Saving kerbside recycling
By Mike Ritchie, MRA Consulting Group
It has now been over a year since China introduced its National Sword policy to restrict the importation of kerbside recyclable materials from the rest of the world. The purpose of the policy was to increase the recovery of domestically generated recyclables within China and further boost its own manufacturing. The new rule is a 0.5% contamination rate in Australian exported material. Few Australian Materials Recovery Facilities (MRF) were built for that level of purity.
Of course the effect was a crash in the prices paid for baled recyclable product such as that produced by Australian households via their yellow top recycling bin.
That led to calls for improvements to Australian recycling, reductions in contamination and a move away from international markets for recyclables towards domestic reprocessing of materials. Of course that implies an increase in costs to Australian households.
So, 12 months on, what has changed?
Firstly, local governments have stepped up to the plate to support the continuation of kerbside recycling. With the fall in commodity prices MRF operators were at risk of going broke. Many councils are now paying higher fees to their MRF operators to cover the loss of revenue from product sales.
By and large that has staved off a crash in recycling and so far we have not seen any MRF operators going into liquidation. Anecdotally a couple went very close.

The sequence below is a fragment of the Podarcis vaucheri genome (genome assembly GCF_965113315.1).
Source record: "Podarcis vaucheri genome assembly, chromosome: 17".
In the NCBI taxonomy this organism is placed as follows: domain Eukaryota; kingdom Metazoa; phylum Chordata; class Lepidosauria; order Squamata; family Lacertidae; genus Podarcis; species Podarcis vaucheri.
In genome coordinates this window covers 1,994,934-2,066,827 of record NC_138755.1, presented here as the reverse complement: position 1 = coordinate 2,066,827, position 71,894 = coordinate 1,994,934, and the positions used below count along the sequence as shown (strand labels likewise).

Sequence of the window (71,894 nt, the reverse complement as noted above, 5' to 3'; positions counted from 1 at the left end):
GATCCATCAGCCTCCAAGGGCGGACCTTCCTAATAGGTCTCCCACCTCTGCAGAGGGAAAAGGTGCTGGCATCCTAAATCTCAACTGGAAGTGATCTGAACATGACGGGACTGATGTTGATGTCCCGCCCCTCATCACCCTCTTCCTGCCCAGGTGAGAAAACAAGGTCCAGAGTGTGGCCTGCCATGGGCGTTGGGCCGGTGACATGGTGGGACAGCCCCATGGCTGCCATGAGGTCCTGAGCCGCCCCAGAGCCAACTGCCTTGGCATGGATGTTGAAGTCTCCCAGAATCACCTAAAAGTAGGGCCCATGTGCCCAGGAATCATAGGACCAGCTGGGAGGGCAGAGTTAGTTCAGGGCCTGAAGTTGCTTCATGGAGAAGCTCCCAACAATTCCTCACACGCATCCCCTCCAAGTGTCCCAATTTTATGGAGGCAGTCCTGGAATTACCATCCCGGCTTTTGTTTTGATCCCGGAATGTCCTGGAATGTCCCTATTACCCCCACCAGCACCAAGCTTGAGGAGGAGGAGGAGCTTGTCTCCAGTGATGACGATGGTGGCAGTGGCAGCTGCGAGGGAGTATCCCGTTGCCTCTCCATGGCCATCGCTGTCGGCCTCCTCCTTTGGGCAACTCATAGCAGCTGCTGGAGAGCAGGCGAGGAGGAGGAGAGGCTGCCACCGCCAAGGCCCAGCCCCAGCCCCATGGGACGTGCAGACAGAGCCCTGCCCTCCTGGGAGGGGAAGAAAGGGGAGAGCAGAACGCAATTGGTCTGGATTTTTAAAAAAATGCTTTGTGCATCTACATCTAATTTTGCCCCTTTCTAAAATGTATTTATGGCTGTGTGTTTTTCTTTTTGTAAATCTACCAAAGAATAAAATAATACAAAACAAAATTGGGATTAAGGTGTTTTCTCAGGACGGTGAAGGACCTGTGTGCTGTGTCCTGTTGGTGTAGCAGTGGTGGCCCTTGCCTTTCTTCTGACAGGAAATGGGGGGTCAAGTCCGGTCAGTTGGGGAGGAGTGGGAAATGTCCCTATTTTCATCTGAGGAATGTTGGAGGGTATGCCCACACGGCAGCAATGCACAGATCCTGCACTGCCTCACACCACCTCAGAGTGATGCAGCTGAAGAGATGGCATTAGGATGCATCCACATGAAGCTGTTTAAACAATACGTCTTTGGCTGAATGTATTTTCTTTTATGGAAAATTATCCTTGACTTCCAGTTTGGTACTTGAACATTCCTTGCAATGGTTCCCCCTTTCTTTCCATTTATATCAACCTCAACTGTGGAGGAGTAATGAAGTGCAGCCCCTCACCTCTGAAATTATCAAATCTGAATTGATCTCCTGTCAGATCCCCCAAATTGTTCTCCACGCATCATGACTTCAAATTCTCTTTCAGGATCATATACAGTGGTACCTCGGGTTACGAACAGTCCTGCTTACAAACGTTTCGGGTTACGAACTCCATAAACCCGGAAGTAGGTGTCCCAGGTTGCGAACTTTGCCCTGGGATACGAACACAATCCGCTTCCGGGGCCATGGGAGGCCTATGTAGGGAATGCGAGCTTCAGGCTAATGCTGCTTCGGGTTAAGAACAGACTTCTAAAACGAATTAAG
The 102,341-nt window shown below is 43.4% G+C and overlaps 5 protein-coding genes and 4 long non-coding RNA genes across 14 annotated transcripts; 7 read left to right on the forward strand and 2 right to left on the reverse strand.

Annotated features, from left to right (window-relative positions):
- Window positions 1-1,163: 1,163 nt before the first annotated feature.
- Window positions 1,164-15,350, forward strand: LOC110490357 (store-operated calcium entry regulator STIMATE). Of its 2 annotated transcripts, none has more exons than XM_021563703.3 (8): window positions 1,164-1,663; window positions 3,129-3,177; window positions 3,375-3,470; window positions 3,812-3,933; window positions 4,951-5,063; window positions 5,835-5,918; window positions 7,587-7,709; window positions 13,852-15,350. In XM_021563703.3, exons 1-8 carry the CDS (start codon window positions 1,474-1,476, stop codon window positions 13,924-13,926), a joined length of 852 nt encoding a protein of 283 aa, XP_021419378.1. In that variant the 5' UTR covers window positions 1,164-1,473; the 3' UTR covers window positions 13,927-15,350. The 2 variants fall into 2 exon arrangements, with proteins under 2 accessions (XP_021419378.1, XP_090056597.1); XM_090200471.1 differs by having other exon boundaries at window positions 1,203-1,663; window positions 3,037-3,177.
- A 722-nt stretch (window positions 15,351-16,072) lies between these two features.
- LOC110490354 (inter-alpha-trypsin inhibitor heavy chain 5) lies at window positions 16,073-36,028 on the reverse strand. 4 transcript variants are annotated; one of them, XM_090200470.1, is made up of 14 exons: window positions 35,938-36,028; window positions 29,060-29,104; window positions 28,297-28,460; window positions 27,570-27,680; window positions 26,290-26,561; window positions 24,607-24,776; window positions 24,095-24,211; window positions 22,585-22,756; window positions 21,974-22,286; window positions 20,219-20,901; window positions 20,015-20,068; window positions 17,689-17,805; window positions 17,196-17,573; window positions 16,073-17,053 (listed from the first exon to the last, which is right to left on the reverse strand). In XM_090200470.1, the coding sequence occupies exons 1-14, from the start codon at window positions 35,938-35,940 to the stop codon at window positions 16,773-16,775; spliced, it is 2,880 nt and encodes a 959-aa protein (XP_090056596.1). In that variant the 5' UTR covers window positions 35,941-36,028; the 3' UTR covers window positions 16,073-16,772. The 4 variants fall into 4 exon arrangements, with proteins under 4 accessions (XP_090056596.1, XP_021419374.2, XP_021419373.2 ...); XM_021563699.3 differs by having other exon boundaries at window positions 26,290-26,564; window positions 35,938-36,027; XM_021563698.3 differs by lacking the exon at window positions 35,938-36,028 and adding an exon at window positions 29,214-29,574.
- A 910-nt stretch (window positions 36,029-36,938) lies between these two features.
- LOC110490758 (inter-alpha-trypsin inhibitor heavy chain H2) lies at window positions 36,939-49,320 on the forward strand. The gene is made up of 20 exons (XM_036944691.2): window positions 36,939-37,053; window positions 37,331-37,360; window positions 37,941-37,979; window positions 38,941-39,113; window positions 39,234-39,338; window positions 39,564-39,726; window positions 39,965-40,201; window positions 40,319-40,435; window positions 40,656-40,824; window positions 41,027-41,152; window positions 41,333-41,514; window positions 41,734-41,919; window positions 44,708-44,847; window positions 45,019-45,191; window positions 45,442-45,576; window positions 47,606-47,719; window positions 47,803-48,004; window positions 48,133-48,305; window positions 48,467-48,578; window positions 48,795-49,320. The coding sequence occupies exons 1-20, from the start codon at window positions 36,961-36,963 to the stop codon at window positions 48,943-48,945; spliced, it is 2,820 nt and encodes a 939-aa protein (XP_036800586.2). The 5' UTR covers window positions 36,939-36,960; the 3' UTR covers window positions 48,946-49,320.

We have seen a number of MRF sales as operators exit the sector to be replaced by new entrants who view a brighter future involving more reprocessing (more later).
Secondly, there has been an increased push by some councils to educate the community on the economic and environmental costs of contamination in the recycling bin. In my view not enough, but some. While any reduction in contamination is beneficial to the MRF operator, it does not necessarily translate into a reduction in export contamination levels. That depends more on the design of the MRF.
So thirdly, we have seen MRF operators invested in additional sorting technology such as optical sorters for plastic, “bounce conveyors” and disc screens to separate cardboard and mixed paper, additional magnets for steel, and also additional workers to manually separate the contaminants. This comes at a cost. The MRF operators need to be congratulated for the speed with which they have tweaked their operations to reduce export contamination rates.
Which brings me (fourth) to a couple of State governments which have put up capital to support short term MRF improvements. These are Victoria, South Australia and NSW (albeit much of the NSW monies were not new and had already been allocated to local councils. This has left many MRFs short). Other States have done little.
Fifth, MRFs have swapped the export destination from China to Indonesia and a number of other Asian manufacturing countries. But Indonesia has become our main market.
And that is the summary for one year on. Lots of short term adjustments to keep the lights on. The China contamination limit mostly affects mixed streams such as mixed fibre (paper and cardboard) and mixed plastic. MRFs that produce separated streams for example cardboard, grade 6 newsprint, HDPE plastic bottles, PET plastic bottles, tend to have been less affected because the prices of these segregated streams have held up. The big price fall has been for the mixed streams. Small “mini MRF’s” that mainly produce mixed product streams have suffered the most. But so far none have gone broke.